Friday, 9 November 2018

A night of shattered glass

Eighty years ago, Nazi Germany took a fateful step towards the ‘final solution’ to the so-called ‘Jewish question’. Mobs of stormtroopers and civilians launched a night of violence against Jewish property and citizens. It was the turning point when legal harassment of Jews gave way to naked violence.

The pogrom was a response to the murder in Paris of a German diplomat, Ernst vom Rath. Ironically, he was a non-Nazi who was under investigation by the authorities for disloyalty. He was shot on 7 November 1938 by a Jewish refugee of Polish roots, Herschel Grynszpan, whose family had been expelled from Germany to Poland. Vom Rath died on 9 November.

Coincidentally, 9 November 1938 was being celebrated in Nazi circles, including by Hitler himself, as the 15th anniversary of the Beer Hall Putsch on 8-9 November 1923. That was Hitler’s first attempt to seize power and led to a shamefully weak response: he was briefly jailed before being released to take up again his drive for power which succeeded ten years later. A sad indictment of the failure of authorities to take appropriate action against right-wing insurgents, and an object lesson of what the consequences can be.

When the news of Vom Raths death reached the party, Hitler left without giving his planned speech. His propaganda chief Goebbels gave it for him, and then announced that if demonstrations broke out, they would not be hampered. That was an instruction to turn for revenge against the Jewish community.
A gutted Jewish shop int he aftermath of Kristallnacht
During the night of 9-10 November 1938, some 7500 Jewish businesses had their shopfronts destroyed. The shards of glass on the pavements gave the attack its name, ‘Kristallnacht’, crystal night. Jewish homes were looted, more than 7000 businesses were attacked and in many cases destroyed, and 1400 synagogues suffered the same fate. The number of immediate Jewish deaths may not have been exceptionally high – perhaps a few hundred including those who died in the following days – but 30,000 were arrested and dumped in concentration camps.

Police stood by and watched but didn’t intervene to stop the violence. Firemen attended but only prevented flames extending to neighbouring buildings when Jewish premises were set on fire.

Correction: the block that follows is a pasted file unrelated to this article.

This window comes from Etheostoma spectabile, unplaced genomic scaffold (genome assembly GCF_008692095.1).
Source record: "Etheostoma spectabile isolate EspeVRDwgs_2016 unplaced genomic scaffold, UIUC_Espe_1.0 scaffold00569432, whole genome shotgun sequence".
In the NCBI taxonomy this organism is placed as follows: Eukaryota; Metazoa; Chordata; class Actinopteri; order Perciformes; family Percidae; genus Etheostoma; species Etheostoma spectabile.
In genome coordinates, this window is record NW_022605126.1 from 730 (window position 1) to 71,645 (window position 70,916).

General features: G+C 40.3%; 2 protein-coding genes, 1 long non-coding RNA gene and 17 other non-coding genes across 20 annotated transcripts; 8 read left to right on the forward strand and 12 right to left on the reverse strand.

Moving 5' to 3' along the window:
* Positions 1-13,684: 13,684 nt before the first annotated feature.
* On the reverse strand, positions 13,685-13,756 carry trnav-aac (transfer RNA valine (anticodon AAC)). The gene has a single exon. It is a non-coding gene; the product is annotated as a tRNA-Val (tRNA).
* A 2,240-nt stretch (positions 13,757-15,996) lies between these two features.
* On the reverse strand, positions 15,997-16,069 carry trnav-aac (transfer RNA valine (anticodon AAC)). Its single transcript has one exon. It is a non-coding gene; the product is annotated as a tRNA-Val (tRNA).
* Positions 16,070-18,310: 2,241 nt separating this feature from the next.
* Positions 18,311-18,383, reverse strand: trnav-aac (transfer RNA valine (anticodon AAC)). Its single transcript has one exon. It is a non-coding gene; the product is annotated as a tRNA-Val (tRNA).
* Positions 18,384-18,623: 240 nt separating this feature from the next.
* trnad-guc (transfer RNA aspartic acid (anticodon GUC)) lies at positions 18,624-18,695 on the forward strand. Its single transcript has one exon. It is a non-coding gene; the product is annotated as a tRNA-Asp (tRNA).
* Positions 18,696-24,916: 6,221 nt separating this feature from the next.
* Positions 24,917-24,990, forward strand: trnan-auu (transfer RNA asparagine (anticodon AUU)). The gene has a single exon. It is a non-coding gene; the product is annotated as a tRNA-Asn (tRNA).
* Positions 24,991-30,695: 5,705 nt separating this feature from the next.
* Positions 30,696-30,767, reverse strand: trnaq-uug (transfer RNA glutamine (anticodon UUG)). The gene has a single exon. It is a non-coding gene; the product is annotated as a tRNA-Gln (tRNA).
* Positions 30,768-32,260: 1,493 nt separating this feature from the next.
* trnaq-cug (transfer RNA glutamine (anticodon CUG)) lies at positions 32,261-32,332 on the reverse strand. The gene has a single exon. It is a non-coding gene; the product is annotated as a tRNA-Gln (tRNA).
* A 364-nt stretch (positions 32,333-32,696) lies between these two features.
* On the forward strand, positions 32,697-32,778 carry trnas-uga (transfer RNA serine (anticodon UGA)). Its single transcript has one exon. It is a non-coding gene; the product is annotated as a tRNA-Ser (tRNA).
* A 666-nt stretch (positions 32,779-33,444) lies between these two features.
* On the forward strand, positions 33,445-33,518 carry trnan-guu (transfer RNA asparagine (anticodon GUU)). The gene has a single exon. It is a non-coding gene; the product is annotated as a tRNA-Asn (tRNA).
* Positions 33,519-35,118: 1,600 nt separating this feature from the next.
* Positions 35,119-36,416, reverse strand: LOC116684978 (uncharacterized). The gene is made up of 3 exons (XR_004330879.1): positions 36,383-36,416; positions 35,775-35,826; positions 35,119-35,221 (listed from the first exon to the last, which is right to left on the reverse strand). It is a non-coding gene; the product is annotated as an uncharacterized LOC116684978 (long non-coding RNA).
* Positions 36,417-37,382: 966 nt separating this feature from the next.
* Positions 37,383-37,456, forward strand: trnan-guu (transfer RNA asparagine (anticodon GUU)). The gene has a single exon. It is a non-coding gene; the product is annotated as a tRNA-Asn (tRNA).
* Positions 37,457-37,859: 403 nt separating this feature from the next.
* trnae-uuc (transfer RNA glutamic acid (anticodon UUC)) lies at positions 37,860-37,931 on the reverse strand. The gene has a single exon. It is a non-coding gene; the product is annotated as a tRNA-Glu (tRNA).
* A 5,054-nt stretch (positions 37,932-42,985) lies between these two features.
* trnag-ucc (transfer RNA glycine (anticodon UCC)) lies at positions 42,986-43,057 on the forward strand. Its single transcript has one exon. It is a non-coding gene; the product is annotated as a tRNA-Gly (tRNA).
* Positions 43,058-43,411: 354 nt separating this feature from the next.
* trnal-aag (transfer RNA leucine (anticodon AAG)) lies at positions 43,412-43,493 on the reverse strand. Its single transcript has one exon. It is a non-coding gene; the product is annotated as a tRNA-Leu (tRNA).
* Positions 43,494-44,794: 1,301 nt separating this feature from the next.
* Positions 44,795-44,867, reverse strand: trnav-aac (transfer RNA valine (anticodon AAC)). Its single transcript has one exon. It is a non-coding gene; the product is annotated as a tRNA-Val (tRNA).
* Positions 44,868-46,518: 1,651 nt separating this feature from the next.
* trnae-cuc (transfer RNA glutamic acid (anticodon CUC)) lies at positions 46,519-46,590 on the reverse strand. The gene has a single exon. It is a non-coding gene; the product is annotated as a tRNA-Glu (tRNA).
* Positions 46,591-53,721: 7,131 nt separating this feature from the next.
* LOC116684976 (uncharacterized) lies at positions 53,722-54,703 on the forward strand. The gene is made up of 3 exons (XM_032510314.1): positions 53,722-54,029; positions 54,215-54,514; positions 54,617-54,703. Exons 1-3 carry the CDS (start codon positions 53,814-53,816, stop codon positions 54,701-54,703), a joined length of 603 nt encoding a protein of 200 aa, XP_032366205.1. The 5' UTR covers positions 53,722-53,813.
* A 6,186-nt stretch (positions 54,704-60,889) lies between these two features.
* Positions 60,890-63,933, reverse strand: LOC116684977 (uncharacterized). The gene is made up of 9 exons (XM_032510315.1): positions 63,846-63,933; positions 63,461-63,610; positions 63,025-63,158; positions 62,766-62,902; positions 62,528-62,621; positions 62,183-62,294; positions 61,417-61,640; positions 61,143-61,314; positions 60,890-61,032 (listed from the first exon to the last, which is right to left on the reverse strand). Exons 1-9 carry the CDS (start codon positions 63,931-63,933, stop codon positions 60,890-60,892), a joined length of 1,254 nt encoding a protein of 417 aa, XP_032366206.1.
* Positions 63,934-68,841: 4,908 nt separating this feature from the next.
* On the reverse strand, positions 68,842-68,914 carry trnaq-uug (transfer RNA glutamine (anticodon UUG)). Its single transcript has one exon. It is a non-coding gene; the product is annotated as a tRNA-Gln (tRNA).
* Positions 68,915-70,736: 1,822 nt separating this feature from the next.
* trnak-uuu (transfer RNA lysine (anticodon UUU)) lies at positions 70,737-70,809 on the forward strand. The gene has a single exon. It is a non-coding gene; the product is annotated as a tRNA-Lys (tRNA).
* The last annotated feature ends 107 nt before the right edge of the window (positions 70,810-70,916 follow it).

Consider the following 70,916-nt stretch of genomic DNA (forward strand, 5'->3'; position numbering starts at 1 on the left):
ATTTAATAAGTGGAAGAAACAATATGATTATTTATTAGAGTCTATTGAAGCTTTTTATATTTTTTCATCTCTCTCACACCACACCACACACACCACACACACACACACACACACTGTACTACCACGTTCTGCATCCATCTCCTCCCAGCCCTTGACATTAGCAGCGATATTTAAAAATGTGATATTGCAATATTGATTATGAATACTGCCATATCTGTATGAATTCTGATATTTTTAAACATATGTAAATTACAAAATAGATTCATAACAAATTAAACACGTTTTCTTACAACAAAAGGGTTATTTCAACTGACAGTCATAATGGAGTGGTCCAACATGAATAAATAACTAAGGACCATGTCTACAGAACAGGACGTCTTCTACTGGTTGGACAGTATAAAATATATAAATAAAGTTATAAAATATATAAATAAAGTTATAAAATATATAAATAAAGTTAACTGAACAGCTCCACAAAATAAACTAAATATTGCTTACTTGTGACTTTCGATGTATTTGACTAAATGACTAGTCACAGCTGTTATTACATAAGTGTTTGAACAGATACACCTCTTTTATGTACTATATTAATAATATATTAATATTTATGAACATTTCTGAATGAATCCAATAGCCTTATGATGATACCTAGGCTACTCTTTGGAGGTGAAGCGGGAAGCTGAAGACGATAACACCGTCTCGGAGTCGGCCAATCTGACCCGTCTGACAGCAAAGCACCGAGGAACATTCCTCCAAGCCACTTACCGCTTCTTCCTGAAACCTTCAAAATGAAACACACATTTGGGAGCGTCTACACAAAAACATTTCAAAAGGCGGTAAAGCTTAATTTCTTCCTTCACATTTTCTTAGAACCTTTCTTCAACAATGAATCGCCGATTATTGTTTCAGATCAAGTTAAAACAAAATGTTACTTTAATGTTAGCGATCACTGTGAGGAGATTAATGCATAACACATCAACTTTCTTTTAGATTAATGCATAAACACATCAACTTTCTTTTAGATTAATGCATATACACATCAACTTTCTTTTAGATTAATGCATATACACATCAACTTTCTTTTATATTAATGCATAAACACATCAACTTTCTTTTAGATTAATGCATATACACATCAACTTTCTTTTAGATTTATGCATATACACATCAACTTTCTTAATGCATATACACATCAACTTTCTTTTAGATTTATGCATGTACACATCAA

A synagogue burns
A lot of property was destroyed, which infuriated another leading Nazi, Hermann Göring. In his view, that property should have been seized. He decided it was time to bring anti-Jewish action under more disciplined control. At a meeting with Nazi leaders on 12 November, he announced that he had ‘received a letter written on the Führer’s orders requesting that the Jewish question be now, once and for all, coordinated and solved one way or another...’ To make clear that he really meant one way rather than any other, he demanded that the appropriate agencies ‘take all measures for the elimination of the Jew from the German economy’.

From the elimination of Jews from the economy, the Nazi regime slipped almost inevitably towards the elimination of Jews altogether. The decision was taken in the end at the Wannsee conference in January 1942, and in consequence the final solution – in other words, extermination – went into effect.

The notion of a ‘Jewish Question’ strikes me as a strange one. The only question that ought to be asked about Jews is to antisemites: ‘what’s your problem with Jews?’ Similar questions could be asked of other groups: ‘what’s your problem with gays?’ or ‘what’s your problem with Muslims?’

In other words, the problem isn’t with the people targeted but with the people doing the targeting. And, sadly, there are far more of them around than there should be after the experience of the Second World War.

Despite my own Jewish roots, I’ve experienced no overt antisemitism. Until a year or two ago, I argued that antisemitism, certainly in Europe or the Americas, had shrunk until it was limited to a tiny number of fringe groups.. Islamophobia or homophobia struck me as far more widespread and far more acute.

Today, I’m changing that view. We’ve had scandals about antisemitism in various organisations – including, sadly, my own party – and a failure to take action against it. Not acting on time is dangerous, as the case of Hitler after the Beer Hall putsch showed. The sores are festering, the disease is spreading. Nothing has made that clearer than the murder of eleven Jews in a gun attack on a Pittsburgh synagogue.

Islamophobia and homophobia remain bigger problems. But maybe we can learn to oppose both of those and antisemitism as well. And what better time could there be for revitalising our commitment to the cause than the anniversary of Kristallnacht?

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